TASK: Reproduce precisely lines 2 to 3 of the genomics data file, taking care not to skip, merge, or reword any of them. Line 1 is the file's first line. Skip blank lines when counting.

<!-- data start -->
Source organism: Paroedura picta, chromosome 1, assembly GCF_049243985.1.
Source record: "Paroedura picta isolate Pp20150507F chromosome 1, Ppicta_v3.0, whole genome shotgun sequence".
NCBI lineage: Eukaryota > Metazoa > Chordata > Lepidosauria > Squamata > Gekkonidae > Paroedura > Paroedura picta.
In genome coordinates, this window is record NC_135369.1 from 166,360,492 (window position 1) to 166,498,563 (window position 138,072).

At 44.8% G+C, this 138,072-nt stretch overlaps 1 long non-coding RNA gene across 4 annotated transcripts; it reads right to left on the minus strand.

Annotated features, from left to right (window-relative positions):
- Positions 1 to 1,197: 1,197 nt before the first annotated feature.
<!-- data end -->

Source record: "Paroedura picta isolate Pp20150507F chromosome 1, Ppicta_v3.0, whole genome shotgun sequence".
NCBI lineage: Eukaryota > Metazoa > Chordata > Lepidosauria > Squamata > Gekkonidae > Paroedura > Paroedura picta.